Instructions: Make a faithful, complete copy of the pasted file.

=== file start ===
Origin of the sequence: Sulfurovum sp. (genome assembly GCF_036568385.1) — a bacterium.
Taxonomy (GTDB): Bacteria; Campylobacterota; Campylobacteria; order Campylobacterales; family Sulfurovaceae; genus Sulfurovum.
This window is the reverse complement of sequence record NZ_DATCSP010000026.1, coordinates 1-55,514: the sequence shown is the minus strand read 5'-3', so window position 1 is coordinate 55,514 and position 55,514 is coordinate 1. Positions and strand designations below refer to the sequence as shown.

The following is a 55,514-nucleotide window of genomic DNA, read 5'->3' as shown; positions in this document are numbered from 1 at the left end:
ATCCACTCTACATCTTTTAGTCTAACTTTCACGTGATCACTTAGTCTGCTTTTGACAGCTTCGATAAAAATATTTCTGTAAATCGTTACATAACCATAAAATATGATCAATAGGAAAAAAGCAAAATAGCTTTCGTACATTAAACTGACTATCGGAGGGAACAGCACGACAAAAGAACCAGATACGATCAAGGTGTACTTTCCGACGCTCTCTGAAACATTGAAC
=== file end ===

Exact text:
Origin of the sequence: Sulfurovum sp. (genome assembly GCF_036568385.1) — a bacterium.
Taxonomy (GTDB): Bacteria; Campylobacterota; Campylobacteria; order Campylobacterales; family Sulfurovaceae; genus Sulfurovum.
This window is the reverse complement of sequence record NZ_DATCSP010000026.1, coordinates 1-55,514: the sequence shown is the minus strand read 5'-3', so window position 1 is coordinate 55,514 and position 55,514 is coordinate 1. Positions and strand designations below refer to the sequence as shown.

The following is a 55,514-nucleotide window of genomic DNA, read 5'->3' as shown; positions in this document are numbered from 1 at the left end:
ATCCACTCTACATCTTTTAGTCTAACTTTCACGTGATCACTTAGTCTGCTTTTGACAGCTTCGATAAAAATATTTCTGTAAATCGTTACATAACCATAAAATATGATCAATAGGAAAAAAGCAAAATAGCTTTCGTACATTAAACTGACTATCGGAGGGAACAGCACGACAAAAGAACCAGATACGATCAAGGTGTACTTTCCGACGCTCTCTGAAACATTGAAC